My first draft of this post was started on October 26, in hopes of rushing through the next 5 entries in time for Halloween. Obviously, I missed that deadline. But the reason I wanted to write about “Monster Mash” on or by Halloween wasn’t just so I’d have a cute tie-in. There’s an inherent difference in how you hear a holiday song during its corresponding holiday versus the rest of the year. No matter how much I love A Christmas Gift for You from Phil Spector, I’m not about to listen to it in any month not called “December.” (Well, maybe Bob B. Soxx & The Blue Jeans’ take on “The Bells of St. Mary’s” – it’s not explicitly Christmas-themed, and it is all kinds of soulful.) Listening to Christmas music, even good Christmas music, when it’s not Christmas just feels wrong. Maybe the excitement and festivity surrounding the holiday make the music sound better. I can certainly tolerate some not so great songs during that time of year, either because of tradition or nostalgia. So it felt like it would only be fair to write about “Monster Mash” in its own milieu. To examine the song apart from Halloween – much less, during the winter holiday season, which already has more than its fair share of novelty tracks – would be judging it against a harsher standard than perhaps it deserves. Then again, the entire M.O. behind this blog is to judge these songs outside of their historical context to determine whether (I think) they’re actually any good by modern standards.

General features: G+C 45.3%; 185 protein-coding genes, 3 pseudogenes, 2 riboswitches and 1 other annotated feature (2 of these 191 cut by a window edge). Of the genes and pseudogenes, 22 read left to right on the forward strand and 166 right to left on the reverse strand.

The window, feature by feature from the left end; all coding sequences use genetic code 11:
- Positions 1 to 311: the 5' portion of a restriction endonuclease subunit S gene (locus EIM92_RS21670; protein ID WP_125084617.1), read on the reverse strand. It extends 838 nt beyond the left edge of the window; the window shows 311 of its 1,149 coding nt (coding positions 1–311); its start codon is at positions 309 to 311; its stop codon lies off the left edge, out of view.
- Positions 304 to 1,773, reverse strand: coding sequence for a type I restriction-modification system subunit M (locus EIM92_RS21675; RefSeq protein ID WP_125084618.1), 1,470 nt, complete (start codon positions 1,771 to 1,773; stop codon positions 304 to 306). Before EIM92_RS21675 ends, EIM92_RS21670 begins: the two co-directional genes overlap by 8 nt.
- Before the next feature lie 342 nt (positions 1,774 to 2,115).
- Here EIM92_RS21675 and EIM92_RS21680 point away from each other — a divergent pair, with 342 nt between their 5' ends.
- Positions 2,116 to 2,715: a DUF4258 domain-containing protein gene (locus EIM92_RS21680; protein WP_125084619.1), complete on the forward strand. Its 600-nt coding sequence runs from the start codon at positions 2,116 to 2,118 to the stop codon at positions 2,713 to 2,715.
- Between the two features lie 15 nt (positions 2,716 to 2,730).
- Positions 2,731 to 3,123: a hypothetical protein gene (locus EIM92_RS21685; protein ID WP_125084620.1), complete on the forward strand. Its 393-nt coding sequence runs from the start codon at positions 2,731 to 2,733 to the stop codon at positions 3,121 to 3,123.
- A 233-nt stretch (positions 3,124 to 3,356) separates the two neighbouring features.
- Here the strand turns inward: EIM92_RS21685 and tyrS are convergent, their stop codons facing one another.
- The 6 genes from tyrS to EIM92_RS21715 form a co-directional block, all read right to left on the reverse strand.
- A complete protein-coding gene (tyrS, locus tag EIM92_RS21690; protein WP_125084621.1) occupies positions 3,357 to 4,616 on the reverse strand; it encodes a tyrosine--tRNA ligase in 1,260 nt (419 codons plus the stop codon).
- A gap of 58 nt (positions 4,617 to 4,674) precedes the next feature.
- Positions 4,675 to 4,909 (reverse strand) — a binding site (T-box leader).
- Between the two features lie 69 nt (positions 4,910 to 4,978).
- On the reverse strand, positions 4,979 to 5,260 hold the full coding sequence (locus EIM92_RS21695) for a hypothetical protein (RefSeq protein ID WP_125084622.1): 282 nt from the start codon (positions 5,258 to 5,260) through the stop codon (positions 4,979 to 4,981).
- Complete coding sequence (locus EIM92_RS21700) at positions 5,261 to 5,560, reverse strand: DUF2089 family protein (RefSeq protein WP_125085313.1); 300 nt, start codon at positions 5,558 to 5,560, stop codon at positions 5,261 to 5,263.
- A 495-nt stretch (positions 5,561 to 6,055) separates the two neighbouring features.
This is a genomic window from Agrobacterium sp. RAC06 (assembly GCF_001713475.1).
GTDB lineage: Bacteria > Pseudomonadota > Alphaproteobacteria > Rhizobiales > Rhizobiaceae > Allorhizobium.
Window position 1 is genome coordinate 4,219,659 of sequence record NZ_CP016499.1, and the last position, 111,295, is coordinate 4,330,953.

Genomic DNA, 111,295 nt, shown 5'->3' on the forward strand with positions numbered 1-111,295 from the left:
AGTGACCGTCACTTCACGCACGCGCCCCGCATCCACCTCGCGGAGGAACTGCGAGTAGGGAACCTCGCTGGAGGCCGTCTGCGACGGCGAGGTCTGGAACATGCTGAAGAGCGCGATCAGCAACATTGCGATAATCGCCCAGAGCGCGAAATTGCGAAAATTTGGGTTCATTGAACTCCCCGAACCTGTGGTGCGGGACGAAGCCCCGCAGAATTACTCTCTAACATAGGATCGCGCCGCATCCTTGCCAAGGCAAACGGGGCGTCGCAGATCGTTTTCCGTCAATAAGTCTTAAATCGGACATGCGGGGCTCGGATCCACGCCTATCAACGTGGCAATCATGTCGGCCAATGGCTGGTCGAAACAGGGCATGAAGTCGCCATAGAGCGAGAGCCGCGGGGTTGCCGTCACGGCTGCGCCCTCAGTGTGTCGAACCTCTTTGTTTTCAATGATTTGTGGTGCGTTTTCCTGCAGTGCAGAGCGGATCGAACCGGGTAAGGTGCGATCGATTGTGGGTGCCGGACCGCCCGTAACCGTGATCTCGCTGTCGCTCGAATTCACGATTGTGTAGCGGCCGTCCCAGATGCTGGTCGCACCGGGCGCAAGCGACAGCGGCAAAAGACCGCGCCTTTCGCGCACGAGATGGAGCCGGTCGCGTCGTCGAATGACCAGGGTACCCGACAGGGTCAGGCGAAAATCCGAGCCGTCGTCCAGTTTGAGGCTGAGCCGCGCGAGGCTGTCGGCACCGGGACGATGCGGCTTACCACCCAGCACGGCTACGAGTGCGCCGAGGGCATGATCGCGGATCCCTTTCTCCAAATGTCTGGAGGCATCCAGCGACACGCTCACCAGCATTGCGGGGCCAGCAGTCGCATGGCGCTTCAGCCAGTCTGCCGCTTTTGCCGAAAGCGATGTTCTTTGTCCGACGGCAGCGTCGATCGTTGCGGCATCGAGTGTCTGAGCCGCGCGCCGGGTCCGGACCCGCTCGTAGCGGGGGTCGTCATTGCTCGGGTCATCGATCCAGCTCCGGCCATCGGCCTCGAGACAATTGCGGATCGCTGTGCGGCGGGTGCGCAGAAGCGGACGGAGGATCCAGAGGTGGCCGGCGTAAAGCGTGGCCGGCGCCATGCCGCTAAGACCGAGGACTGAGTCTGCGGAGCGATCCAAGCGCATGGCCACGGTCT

Unfortunately, the “Monster Mash” does take a bit of a hit apart from Halloween. It does have a few points to recommend it: a convincing pop arrangement (i.e., it actually works as a pop song, not just a parody of a pop song); Pickett’s spot-on imitations of Karloff and Lugosi; and the fact that it’s the only Halloween song to be successful in any commercial sense. This last point is perhaps the most important. Otherwise, how to explain the annual persistence of a Halloween record that is a) dated in its cultural references (have you ever danced the mashed potato? I haven’t, at least not intentionally) and b) not all scary? In fact, it’s anti-scary. It turns monsters into Peppermint Loungers. Then again, this genial, all-ages version of Halloween is exactly what has made “Monster Mash” an enduring tradition – and a song that’s difficult to hate. We only hear it a few days out of the year, in situations where we’re probably already having fun. Frankly, given the depths that Christmas pop regularly plumbs, we should be grateful to have our universal tune for Halloween be something that’s listenable, or at least not actively obnoxious. 5
Hit #1 on October 20, 1962; total of 2 weeks at #1
79 of 976 #1’s reviewed; 8.09% through the Hot 100